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Research and Academics
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Honda Interface Lets Human Direct Asimo Robot By Thought Alone
New brain-machine interface allows greater control than its previous attempt, though whether it's better than other methods is unclear.
By Robotics Trends Staff - Filed Mar 31, 2009

More Research and Academics stories
Honda has combined two impressive but currently impractical technologies together to allow a human to control its Asimo robot simply by thinking about it.

The Brain Machine Interface (BMI) uses a combination of electrical and heat scanners to identify activity in the brain, and sophisticated pattern-identification software to match that activity with specific patterns of thought it can translate into simple commands.

As a demonstrator for the interface, one version of Honda’s humanoid Asimo robot was configured to respond to control signals it receives from the BMI setup using a wireless data connection.

This BMI is a second for Honda which developed one in 2006 that was based on Functional Magnetic Resistance Imaging (fMRI), which creates images of the brain by monitoring changes in a magnetic field as it passes through the head. fMRI is designed to create images in real time to help identify changes specific to a pattern of thought.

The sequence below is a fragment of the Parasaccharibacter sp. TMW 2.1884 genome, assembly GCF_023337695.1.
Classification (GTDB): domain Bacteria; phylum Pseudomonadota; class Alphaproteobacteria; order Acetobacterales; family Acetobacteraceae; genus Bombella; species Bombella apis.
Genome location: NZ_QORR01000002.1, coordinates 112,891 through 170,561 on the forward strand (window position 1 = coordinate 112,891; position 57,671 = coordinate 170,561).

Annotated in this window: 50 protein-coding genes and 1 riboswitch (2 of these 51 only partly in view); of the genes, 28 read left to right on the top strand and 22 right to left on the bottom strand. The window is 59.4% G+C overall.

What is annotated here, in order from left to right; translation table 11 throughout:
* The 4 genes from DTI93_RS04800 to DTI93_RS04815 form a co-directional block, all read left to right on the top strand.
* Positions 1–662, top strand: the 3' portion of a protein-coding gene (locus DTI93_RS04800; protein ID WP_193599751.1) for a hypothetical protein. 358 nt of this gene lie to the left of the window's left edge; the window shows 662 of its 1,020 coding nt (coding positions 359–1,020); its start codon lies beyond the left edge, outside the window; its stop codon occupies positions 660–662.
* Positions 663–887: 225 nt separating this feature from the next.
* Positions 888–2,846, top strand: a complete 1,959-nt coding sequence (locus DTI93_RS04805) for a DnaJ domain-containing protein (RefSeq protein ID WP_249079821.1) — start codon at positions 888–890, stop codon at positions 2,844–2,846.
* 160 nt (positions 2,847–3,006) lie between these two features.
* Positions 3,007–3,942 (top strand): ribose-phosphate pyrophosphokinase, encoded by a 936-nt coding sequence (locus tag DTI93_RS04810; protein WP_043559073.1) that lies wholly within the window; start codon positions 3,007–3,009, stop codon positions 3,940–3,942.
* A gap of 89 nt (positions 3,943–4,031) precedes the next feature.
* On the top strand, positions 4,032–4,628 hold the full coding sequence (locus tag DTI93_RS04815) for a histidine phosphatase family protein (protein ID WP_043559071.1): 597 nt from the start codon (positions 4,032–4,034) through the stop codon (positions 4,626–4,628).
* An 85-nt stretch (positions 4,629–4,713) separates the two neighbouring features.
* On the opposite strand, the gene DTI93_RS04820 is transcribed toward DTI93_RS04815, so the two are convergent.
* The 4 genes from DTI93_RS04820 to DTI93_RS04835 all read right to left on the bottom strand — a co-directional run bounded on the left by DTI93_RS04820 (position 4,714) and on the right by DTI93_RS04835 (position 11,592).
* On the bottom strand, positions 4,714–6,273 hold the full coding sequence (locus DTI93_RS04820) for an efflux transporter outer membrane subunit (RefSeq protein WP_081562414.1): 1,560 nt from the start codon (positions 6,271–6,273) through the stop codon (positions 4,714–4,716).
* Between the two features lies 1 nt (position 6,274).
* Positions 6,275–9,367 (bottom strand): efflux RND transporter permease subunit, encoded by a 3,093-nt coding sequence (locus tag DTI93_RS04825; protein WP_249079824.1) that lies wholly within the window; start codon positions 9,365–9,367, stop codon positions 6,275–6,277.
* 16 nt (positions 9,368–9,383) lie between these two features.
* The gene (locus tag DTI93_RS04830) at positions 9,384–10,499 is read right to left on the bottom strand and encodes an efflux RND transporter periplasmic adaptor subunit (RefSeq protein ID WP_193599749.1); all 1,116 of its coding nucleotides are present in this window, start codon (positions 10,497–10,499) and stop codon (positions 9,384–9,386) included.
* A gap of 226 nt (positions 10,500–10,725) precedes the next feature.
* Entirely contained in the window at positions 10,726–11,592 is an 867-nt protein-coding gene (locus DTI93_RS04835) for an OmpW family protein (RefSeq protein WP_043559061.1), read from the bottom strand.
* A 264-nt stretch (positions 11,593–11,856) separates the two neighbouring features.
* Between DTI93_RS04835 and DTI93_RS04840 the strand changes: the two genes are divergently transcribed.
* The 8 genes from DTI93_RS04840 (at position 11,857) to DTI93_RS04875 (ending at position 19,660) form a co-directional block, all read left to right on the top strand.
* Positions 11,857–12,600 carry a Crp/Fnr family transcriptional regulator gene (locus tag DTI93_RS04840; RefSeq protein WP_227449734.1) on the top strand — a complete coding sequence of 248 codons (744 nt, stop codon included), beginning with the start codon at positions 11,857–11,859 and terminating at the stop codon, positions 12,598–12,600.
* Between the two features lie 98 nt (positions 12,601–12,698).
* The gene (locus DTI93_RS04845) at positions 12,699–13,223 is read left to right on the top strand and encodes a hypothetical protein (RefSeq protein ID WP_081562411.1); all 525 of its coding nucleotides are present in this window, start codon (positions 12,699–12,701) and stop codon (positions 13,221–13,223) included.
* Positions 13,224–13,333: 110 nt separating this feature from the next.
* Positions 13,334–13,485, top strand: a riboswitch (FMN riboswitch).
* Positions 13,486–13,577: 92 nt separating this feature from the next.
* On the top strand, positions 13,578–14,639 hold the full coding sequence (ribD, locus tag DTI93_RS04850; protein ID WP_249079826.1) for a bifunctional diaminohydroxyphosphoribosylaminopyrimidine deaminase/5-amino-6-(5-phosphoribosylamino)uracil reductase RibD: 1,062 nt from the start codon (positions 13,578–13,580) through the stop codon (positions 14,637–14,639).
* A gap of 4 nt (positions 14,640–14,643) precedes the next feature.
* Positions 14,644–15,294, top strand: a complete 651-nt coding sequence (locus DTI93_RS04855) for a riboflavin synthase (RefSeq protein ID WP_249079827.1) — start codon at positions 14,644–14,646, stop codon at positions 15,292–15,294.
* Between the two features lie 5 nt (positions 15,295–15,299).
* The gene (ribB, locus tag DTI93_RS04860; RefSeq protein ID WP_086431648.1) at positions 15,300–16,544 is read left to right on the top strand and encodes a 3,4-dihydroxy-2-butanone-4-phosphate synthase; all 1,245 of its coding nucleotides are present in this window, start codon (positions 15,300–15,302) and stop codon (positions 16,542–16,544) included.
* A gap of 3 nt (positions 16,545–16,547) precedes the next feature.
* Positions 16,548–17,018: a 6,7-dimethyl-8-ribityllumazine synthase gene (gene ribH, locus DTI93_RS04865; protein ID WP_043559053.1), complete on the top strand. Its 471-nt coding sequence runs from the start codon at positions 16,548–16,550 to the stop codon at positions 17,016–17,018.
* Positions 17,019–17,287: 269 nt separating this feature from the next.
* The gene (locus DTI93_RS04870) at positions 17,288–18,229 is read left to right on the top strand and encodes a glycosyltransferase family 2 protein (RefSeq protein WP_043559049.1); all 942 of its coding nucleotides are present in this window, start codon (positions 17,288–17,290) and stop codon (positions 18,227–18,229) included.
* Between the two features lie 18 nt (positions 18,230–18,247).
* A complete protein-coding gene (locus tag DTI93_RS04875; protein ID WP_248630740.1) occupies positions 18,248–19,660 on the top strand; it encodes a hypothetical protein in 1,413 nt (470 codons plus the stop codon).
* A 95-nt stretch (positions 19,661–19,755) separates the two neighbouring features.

The most recent version – which the Honda Research Institute built with help from the Advanced Telecommunications Research Institute International and Shimadzu Corp. – uses a combination of near-infrared spectroscopy (NIRS) combined with more traditional electroencephalography (EEG).

NIRS is a form of optical topography, which is widely used as a way to map brain functions. There has been substantial research into the use of BMI in medical and surgical applications, though this proof-of-concept is able to allow a child to control a model train by brainwaves.

Most are designed to help disabled or injured patients communicate using computers, though the Defense Advanced Research Projects Agency has sponsored a number of BMI research projects designed to assist healthy people as well.

Experiments on monkeys have demonstrated it’s possible to create a higher-functioning connection with implanted electronics that allow the brain to actually treat a robotically assisted appendage to function like a real one.

Honda did not announce for what other applications it might apply the BMI technology.

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